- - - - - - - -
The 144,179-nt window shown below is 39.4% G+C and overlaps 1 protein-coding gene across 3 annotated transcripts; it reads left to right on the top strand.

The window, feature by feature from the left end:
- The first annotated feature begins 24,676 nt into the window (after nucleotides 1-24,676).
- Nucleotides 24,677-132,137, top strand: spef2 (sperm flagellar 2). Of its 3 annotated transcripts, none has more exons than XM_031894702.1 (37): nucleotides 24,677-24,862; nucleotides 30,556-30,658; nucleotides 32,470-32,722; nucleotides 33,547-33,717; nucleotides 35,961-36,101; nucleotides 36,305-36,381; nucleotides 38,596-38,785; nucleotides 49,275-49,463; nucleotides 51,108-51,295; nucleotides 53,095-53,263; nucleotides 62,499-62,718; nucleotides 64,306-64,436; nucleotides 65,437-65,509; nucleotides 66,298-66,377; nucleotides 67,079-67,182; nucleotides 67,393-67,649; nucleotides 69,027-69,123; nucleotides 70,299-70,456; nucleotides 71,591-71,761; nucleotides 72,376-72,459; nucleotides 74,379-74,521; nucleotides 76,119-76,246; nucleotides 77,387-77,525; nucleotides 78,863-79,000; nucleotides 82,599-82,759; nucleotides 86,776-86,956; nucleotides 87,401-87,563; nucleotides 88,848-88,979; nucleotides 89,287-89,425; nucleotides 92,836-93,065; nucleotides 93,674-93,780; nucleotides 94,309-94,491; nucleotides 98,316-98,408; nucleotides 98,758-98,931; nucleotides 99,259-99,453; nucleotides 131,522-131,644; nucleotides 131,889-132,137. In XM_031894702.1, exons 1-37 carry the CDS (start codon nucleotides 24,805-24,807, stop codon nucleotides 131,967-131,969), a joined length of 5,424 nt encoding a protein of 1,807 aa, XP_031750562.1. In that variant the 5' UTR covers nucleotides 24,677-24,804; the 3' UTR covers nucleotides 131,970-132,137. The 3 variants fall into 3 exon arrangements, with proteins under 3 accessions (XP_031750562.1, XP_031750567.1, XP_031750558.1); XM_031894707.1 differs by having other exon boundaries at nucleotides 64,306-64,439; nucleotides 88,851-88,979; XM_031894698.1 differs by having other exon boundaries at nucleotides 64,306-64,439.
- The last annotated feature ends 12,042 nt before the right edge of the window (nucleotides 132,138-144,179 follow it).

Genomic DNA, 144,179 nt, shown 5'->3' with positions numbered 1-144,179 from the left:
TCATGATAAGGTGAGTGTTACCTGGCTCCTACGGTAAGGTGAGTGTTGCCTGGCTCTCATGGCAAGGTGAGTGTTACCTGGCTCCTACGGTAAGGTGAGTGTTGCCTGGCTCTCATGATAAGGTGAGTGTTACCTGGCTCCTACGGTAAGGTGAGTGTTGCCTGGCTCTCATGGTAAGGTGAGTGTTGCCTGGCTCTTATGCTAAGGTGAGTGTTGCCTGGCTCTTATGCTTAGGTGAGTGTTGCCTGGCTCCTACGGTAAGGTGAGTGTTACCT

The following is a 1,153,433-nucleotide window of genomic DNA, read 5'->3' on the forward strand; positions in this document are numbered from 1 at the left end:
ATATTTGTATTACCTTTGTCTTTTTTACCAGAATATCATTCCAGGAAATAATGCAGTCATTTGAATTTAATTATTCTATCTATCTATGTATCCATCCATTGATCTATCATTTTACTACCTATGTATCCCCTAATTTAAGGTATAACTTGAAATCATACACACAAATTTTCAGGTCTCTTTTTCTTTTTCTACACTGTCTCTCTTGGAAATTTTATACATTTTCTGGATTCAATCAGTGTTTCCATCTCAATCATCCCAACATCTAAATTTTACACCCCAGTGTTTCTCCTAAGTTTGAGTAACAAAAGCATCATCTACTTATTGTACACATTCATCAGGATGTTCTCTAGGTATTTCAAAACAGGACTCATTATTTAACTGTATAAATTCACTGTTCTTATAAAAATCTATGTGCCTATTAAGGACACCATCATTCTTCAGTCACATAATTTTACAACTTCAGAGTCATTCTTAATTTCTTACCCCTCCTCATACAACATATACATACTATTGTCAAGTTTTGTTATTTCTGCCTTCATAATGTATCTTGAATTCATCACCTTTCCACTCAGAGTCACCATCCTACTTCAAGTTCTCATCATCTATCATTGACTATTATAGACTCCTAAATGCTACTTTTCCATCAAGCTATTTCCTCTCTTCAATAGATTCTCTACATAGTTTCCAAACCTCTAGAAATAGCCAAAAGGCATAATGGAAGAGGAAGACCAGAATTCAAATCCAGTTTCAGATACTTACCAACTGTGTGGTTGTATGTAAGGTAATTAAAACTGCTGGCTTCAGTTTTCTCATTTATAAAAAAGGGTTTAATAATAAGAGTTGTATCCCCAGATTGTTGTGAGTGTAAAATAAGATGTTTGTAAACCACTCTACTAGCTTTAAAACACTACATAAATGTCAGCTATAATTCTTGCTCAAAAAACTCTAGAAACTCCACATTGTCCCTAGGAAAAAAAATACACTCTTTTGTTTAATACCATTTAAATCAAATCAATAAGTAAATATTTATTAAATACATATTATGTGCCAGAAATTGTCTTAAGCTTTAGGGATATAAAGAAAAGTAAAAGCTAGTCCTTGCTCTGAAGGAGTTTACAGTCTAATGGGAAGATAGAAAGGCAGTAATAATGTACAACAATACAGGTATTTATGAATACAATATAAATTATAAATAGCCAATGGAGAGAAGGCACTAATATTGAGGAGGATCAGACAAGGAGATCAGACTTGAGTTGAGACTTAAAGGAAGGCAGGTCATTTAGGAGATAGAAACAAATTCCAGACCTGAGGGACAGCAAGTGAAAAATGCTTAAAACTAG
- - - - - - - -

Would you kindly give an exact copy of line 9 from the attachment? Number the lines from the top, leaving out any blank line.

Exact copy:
ATATTTGTATTACCTTTGTCTTTTTTACCAGAATATCATTCCAGGAAATAATGCAGTCATTTGAATTTAATTATTCTATCTATCTATGTATCCATCCATTGATCTATCATTTTACTACCTATGTATCCCCTAATTTAAGGTATAACTTGAAATCATACACACAAATTTTCAGGTCTCTTTTTCTTTTTCTACACTGTCTCTCTTGGAAATTTTATACATTTTCTGGATTCAATCAGTGTTTCCATCTCAATCATCCCAACATCTAAATTTTACACCCCAGTGTTTCTCCTAAGTTTGAGTAACAAAAGCATCATCTACTTATTGTACACATTCATCAGGATGTTCTCTAGGTATTTCAAAACAGGACTCATTATTTAACTGTATAAATTCACTGTTCTTATAAAAATCTATGTGCCTATTAAGGACACCATCATTCTTCAGTCACATAATTTTACAACTTCAGAGTCATTCTTAATTTCTTACCCCTCCTCATACAACATATACATACTATTGTCAAGTTTTGTTATTTCTGCCTTCATAATGTATCTTGAATTCATCACCTTTCCACTCAGAGTCACCATCCTACTTCAAGTTCTCATCATCTATCATTGACTATTATAGACTCCTAAATGCTACTTTTCCATCAAGCTATTTCCTCTCTTCAATAGATTCTCTACATAGTTTCCAAACCTCTAGAAATAGCCAAAAGGCATAATGGAAGAGGAAGACCAGAATTCAAATCCAGTTTCAGATACTTACCAACTGTGTGGTTGTATGTAAGGTAATTAAAACTGCTGGCTTCAGTTTTCTCATTTATAAAAAAGGGTTTAATAATAAGAGTTGTATCCCCAGATTGTTGTGAGTGTAAAATAAGATGTTTGTAAACCACTCTACTAGCTTTAAAACACTACATAAATGTCAGCTATAATTCTTGCTCAAAAAACTCTAGAAACTCCACATTGTCCCTAGGAAAAAAAATACACTCTTTTGTTTAATACCATTTAAATCAAATCAATAAGTAAATATTTATTAAATACATATTATGTGCCAGAAATTGTCTTAAGCTTTAGGGATATAAAGAAAAGTAAAAGCTAGTCCTTGCTCTGAAGGAGTTTACAGTCTAATGGGAAGATAGAAAGGCAGTAATAATGTACAACAATACAGGTATTTATGAATACAATATAAATTATAAATAGCCAATGGAGAGAAGGCACTAATATTGAGGAGGATCAGACAAGGAGATCAGACTTGAGTTGAGACTTAAAGGAAGGCAGGTCATTTAGGAGATAGAAACAAATTCCAGACCTGAGGGACAGCAAGTGAAAAATGCTTAAAACTAG